Raquel NUREDIN, Petitioner, v. KOUFA REALTY CORP. John Psara, Big City Property Management, Inc., Maria Alexiou, and the New York City Department of Housing Preservation and Development (DHPD), Respondents.
Petitioner filed this HP case seeking an order to correct violations pursuant to the New York City Housing Maintenance Code. The subject premises are located at 31-14 42nd Street, Apartment #4, Astoria, New York 11103. The parties are represented by counsel and have appeared via Microsoft Teams video conferencing pursuant to the Administrative Orders in place during this COVID-19 pandemic.
After numerous conferences, including a stipulation addressing conditions and violations in need of repairs, petitioner moves by notice of motion seeking an order directing respondents to provide a “reasonable accommodation to the bathtub and bathroom commode located at the subject premises pursuant to the New York City Administrative Code § 8-107(15).”1
In summary, petitioner argues that the claw foot bathtub in the apartment is an old fashioned tub; that petitioner cannot easily use this tub and respondents must replace it.
It is undisputed that petitioner is a rent-controlled tenant and has resided in the apartment for close to 60 years. There is no dispute that petitioner has reached an age where daily activities take more time. Petitioner is 87 years old and states that getting in and out of the bathtub is not as simple as before. “She can only bathe herself when her neighbors, who have showers in their apartments, are kind enough to let petitioner use their showers.” Pet. Affidavit.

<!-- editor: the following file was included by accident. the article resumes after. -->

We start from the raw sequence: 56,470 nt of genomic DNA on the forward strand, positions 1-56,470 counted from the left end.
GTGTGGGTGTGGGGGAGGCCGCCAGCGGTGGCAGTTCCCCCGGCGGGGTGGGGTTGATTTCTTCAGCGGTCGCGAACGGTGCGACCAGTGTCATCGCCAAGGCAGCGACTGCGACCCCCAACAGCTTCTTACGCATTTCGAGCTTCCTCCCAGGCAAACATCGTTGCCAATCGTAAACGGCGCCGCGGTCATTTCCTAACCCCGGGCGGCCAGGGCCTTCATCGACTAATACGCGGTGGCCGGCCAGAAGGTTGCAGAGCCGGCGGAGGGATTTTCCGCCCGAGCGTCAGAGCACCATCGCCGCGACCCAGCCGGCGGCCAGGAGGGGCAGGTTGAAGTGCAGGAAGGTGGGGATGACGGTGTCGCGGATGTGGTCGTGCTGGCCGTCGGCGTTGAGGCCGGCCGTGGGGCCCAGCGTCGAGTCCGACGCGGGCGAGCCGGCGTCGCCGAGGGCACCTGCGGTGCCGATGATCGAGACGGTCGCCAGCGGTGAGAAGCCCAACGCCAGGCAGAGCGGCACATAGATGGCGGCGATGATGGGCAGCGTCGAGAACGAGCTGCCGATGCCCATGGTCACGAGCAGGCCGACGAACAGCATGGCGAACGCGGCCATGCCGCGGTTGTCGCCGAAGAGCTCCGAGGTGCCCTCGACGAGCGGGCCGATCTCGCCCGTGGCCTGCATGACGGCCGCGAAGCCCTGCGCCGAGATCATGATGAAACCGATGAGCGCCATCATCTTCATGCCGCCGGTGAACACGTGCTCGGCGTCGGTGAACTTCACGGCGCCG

The question is whether respondents are required to replace the existing claw foot tub with a walk-in shower to accommodate petitioner's reduced mobility.
Petitioner states that the landlord was asked to provide this accommodation and she submitted a letter from her physician. Petitioner then filed a complaint with the New York City Commission on Human Rights (“CCHR”). After a pre-complaint investigation process, CCHR recommended a reasonable accommodation in the form of a bathtub that “has a cut-out on the side, or a walk-in shower.” (Respondent's Cross-Motion Exhibit B.) CCHR, however, has not taken any action to enforce its recommendation. CCHR closed the case on June 6, 2020 as the “Accommodation [was] Provided.” (Resp. Exhibit B.)
The accommodation was not provided. Petitioner seeks an order from this Court directing respondent to replace the claw foot tub pursuant to New York City Administrative Code § 8-107(15).
This Court has jurisdiction pursuant to Civil Court Act § 110 to enforce the housing maintenance code and therefore to direct the respondent to replace a claw foot tub with a walk-in shower as a reasonable accommodation for petitioner's impaired mobility. Petitioner relies upon case law where the landlord was directed to provide a wheelchair ramp at the building entrance. See, Espino v. New York City Housing Authority, 60 Misc. 3d 667, 78 N.Y.S.3d 872 (2018).
Respondents cross-move for access to the subject premises to correct the violations or in the alternative to dismiss of the case. Violations exist in the apartment and respondents state that petitioner refuses to grant access for other repairs until the claw foot tub is replaced with a walk-in shower. Respondents argue that there are no violations of the Housing Maintenance Code or the Building Code to support the entry of an order directing the owner to replace the claw foot tub with a walk-in shower.
The power of the Housing Court to issue an order pursuant to Civil Court Act § 110 is broad and consistent with the objective found in the very language of the Act. Section 110 provides, the court shall hear matters involving the enforcement of state and local laws for the establishment and maintenance of housing standards, including, but not limited to, the multiple dwelling law and the housing maintenance code, building code and health code of the administrative code of the city of New York.